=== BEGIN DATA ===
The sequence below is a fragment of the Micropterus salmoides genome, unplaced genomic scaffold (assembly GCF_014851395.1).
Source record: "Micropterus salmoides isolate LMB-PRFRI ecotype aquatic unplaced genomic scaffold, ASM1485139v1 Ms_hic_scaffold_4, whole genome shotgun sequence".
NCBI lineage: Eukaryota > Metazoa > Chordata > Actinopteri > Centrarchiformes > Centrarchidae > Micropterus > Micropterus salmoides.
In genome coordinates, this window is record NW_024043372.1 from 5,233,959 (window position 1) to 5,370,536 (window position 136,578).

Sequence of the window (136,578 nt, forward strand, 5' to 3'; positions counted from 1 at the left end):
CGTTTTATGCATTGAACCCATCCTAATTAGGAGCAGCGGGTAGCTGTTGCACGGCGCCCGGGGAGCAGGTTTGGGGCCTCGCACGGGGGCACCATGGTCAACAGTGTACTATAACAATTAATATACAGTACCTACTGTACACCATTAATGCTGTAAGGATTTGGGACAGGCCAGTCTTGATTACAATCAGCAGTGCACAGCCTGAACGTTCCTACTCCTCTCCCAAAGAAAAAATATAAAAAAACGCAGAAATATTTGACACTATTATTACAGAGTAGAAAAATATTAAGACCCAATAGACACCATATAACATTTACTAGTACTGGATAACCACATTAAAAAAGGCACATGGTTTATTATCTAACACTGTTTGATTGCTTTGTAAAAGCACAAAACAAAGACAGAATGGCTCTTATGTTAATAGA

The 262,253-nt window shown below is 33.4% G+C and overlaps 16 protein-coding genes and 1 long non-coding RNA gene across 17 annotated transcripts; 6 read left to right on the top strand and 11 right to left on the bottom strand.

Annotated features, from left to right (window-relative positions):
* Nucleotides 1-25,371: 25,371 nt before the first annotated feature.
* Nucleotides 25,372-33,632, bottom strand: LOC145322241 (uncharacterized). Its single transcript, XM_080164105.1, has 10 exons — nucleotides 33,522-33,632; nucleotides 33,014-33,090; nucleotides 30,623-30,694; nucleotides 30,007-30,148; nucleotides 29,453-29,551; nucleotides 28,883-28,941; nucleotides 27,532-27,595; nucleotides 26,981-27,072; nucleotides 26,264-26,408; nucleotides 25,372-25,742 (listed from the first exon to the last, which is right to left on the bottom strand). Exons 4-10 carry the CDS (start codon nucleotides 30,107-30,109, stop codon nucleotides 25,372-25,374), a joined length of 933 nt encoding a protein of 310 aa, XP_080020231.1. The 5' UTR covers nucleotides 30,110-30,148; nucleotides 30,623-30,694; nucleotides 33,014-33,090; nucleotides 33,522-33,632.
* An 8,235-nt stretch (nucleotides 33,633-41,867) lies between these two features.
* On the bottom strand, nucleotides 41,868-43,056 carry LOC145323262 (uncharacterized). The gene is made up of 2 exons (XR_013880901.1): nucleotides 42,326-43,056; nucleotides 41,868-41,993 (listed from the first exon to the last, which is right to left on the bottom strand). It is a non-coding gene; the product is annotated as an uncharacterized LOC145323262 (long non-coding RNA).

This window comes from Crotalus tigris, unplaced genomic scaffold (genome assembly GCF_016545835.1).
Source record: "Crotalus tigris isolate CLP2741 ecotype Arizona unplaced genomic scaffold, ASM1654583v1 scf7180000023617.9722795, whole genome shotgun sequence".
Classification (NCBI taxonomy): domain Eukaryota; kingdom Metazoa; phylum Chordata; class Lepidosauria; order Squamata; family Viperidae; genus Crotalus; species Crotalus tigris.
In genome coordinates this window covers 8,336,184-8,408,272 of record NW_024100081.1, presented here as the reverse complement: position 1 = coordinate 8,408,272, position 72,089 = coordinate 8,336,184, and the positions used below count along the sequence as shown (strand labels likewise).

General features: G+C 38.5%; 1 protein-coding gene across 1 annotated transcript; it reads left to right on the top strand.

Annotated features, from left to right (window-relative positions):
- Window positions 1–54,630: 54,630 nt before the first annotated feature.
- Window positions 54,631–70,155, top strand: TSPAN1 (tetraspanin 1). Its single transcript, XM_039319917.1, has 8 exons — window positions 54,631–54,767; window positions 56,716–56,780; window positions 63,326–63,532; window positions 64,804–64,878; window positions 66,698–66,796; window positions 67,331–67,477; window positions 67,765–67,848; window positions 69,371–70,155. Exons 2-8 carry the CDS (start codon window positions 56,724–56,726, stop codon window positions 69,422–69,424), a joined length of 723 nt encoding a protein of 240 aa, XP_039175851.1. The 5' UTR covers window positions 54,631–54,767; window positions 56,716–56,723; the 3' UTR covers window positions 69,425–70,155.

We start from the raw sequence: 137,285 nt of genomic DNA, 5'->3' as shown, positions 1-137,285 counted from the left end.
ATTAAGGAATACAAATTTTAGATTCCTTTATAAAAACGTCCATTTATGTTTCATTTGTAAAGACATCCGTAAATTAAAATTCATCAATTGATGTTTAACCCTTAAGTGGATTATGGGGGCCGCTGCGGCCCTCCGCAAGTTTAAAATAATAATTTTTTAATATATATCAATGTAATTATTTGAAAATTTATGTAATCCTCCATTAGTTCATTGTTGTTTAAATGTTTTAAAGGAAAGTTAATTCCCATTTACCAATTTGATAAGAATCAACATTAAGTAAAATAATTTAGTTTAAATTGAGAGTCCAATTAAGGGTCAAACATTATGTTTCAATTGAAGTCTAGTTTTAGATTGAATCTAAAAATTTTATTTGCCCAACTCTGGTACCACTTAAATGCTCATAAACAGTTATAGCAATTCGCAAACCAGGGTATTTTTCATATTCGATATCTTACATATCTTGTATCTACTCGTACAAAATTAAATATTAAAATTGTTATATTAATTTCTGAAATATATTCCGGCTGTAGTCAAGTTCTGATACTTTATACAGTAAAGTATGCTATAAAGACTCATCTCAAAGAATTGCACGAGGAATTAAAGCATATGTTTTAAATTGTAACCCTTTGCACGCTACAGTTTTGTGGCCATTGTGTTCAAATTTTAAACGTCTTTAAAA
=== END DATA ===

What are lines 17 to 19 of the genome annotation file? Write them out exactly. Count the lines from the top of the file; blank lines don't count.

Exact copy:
General features: G+C 38.5%; 1 protein-coding gene across 1 annotated transcript; it reads left to right on the top strand.

Annotated features, from left to right (window-relative positions):
- Window positions 1–54,630: 54,630 nt before the first annotated feature.